Analysis: Some positives but Aston Villa defeat shows magnitude of Sunderland challenge facing ex-Wales boss Chris Coleman

Robbin Ruiter makes a save in last night's 2-1 defeat to Aston Villa. Picture by Frank Reid
Robbin Ruiter makes a save in last night's 2-1 defeat to Aston Villa. Picture by Frank Reid
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Welcome to Sunderland.

Within 48 hours of taking charge on Wearside, Chris Coleman was facing a selection crisis and key player Duncan Watmore is facing another lengthy spell on the sidelines.

Coleman has only just arrived, but the feeling of one blow to the stomach after another remains.

That challenge facing Sunderland grows greater with every passing game.

The Black Cats remain bottom of the Championship, four points from safety and, following last night’s 2-1 defeat at Aston Villa, they now haven’t won in 16 league games.

Turning round a sinking ship will take time and the Villa Park was always going to be a difficult one given Sunderland were without 10 first team players.

Ultimately it was another defeat, another game that Sunderland failed to keep a clean sheet.

Sunderland could count themselves unlucky with both goals. A free-kick for a foul on Adam Matthews could have been awarded in the build-up to Albert Adomah’s opener, while Villa’s second, from Josh Onomah, took a wicked deflection.

Villa are now fourth yet they were far from their best and, worryingly, it still proved enough to beat Sunderland.

There were some positives to take. Lewis Grabban scored his 10th goal, Sunderland at least tried to play football rather than hoofing it long and there were some bright performances from those drafted into the side including George Honeyman and Lynden Gooch.

But it was another game that ended in defeat in a league that has little quality.

Yet Sunderland find themselves propping it up.

That says it all and Coleman has to quickly find a win, with third-bottom Burton Albion next up on Saturday.

A week ago to the day Coleman was overseeing his final game in charge of Wales, denied a win in stoppage time by Panama.

Fast forward seven days and he was in the Sunderland dugout at Villa Park overseeing a Sunderland defeat. What a difference a week makes.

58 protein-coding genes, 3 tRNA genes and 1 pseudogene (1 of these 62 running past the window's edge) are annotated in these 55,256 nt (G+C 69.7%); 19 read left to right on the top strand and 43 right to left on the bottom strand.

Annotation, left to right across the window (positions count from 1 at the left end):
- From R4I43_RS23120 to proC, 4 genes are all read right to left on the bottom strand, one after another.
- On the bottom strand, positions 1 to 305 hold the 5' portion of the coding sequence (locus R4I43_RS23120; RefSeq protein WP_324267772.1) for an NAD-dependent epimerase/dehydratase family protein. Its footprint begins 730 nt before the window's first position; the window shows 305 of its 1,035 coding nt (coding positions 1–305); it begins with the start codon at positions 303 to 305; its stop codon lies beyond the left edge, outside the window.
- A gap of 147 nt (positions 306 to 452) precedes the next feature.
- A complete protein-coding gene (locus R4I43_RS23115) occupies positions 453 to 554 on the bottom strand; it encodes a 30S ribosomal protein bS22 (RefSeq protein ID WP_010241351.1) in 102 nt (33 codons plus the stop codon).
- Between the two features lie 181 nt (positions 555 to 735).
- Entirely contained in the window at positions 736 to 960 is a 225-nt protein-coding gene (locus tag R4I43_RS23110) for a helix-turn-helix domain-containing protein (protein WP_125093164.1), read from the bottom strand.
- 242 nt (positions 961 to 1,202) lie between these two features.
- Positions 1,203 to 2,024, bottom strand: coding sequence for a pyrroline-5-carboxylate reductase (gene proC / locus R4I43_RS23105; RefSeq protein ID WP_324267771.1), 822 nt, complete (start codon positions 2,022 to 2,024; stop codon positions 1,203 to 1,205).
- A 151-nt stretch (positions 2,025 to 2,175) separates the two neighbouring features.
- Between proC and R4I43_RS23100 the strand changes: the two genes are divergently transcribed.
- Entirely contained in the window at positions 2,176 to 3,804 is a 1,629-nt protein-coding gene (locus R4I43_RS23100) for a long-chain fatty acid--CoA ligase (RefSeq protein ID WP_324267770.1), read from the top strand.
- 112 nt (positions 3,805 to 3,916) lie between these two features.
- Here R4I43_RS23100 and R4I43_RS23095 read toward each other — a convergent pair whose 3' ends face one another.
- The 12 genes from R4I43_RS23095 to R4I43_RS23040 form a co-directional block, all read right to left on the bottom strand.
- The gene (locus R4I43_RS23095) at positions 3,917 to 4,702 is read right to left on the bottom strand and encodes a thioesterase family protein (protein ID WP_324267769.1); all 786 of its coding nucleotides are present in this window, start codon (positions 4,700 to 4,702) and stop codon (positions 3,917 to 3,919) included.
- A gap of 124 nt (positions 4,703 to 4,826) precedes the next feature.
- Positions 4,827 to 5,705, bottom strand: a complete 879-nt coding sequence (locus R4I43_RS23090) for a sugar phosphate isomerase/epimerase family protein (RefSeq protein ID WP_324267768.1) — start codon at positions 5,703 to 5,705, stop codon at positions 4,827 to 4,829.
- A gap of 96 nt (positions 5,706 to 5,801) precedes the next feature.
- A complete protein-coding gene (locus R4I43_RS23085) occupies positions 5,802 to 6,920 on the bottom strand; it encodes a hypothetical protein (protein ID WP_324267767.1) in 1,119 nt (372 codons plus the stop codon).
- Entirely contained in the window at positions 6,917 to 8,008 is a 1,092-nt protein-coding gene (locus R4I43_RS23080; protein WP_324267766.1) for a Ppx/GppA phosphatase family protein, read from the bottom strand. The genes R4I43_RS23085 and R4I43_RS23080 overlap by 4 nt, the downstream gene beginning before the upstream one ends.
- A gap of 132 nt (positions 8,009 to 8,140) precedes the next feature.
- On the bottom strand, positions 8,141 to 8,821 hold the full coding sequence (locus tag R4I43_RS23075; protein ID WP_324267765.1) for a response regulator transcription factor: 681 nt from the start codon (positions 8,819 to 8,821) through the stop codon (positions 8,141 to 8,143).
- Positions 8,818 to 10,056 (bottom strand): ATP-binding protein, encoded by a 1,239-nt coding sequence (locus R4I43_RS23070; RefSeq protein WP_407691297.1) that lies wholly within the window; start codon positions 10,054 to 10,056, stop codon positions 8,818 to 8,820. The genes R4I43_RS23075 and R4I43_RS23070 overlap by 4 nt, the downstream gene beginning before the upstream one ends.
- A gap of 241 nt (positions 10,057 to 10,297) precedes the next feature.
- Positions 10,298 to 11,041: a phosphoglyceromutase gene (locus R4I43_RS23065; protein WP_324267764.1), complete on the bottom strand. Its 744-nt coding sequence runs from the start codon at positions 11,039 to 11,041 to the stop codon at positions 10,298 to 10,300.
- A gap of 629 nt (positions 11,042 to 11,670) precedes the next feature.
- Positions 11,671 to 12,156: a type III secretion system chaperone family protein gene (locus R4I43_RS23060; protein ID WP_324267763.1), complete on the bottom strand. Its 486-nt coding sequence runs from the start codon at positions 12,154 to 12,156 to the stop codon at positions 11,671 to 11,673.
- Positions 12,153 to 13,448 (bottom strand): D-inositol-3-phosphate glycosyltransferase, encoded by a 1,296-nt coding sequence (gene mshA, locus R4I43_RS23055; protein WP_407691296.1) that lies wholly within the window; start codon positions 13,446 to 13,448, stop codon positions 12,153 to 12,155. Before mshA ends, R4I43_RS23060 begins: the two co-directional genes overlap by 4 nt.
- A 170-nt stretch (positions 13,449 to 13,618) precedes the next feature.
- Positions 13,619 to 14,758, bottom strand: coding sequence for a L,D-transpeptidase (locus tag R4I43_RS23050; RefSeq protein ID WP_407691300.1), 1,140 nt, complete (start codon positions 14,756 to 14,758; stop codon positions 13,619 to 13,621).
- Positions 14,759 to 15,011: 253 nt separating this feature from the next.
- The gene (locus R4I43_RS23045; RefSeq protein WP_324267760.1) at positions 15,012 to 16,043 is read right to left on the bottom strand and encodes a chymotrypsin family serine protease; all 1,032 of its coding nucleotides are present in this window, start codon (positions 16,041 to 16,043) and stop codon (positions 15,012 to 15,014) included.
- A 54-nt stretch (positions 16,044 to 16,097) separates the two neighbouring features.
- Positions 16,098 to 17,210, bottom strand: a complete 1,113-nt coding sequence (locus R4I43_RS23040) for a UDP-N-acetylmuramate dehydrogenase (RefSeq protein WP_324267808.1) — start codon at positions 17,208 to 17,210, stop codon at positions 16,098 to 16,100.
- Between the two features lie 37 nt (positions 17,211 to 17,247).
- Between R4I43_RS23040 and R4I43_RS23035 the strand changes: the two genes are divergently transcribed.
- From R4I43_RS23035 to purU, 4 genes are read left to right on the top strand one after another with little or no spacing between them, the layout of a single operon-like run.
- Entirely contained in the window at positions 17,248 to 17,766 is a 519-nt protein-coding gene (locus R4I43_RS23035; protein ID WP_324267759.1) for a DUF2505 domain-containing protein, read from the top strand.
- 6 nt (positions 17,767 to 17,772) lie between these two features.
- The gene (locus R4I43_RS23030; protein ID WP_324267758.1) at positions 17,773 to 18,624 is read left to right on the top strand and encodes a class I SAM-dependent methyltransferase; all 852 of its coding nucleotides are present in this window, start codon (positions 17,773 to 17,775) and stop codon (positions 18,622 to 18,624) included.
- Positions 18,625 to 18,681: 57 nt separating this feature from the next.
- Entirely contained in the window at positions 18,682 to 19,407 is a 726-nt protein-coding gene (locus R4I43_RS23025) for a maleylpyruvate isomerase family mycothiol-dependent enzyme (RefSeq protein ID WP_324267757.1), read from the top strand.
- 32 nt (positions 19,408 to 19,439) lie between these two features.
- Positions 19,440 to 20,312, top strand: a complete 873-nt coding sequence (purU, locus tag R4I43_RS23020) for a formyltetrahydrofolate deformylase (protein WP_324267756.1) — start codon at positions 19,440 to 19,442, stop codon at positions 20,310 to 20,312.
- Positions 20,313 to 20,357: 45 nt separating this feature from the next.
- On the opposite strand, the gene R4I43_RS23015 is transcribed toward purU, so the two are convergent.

Coleman surprised many in football after agreeing to take charge at Sunderland.

The 47-year-old was serenaded by the Wales fans, desperate for him to stay. This time it was the travelling Sunderland faithful chanting his name.

Suited Coleman made a point of applauding the away support before making his way to the bench, around a dozen press cameras snapping away.

Coleman is a big draw. It was a coup for Sunderland to land him as Simon Grayson’s replacement.

With so many injuries and a patched-up side this was always going to be a difficult evening. Yet it just highlighted exactly how big of a job Coleman has on his hands.

Coleman was forced to make five changes, his options severely hit with Watmore, Jonny Williams, Marc Wilson, Lamine Kone and Billy Jones all injured, Lee Cattermole suspended and Didier Ndong not involved.

Within 10 minutes, Sunderland, who had started brightly, were behind.

Matthews burst through the middle from right back but was dispossessed and lay injured on the turf as Villa broke.

The ball fell to Robert Snodgrass, who crossed from the right wing and left Adomah with a simple tap-in at the back post – where Matthews would have been was he not down injured.

Robbin Ruiter was alert to push Snodgrass’s low effort away for a corner, then Aidean McGeady shot wide and Grabban saw a low effort from a tight angle saved by Sam Johnstone, but Sunderland failed to test the Villa keeper enough.

Within four minutes of the restart, Villa had a 2-0 cushion as Onomah’s low effort took a wicked deflection off Tyias Browning before looping past Ruiter.

Grabban pulled one back in the 72nd minute, from James Vaughan’s knockdown, but Sunderland couldn’t force an equaliser. Another game. Another defeat.

Coleman applauded the travelling fans as he made his way down the tunnel, they pray he will steer the club up the table, but there is much work to be done.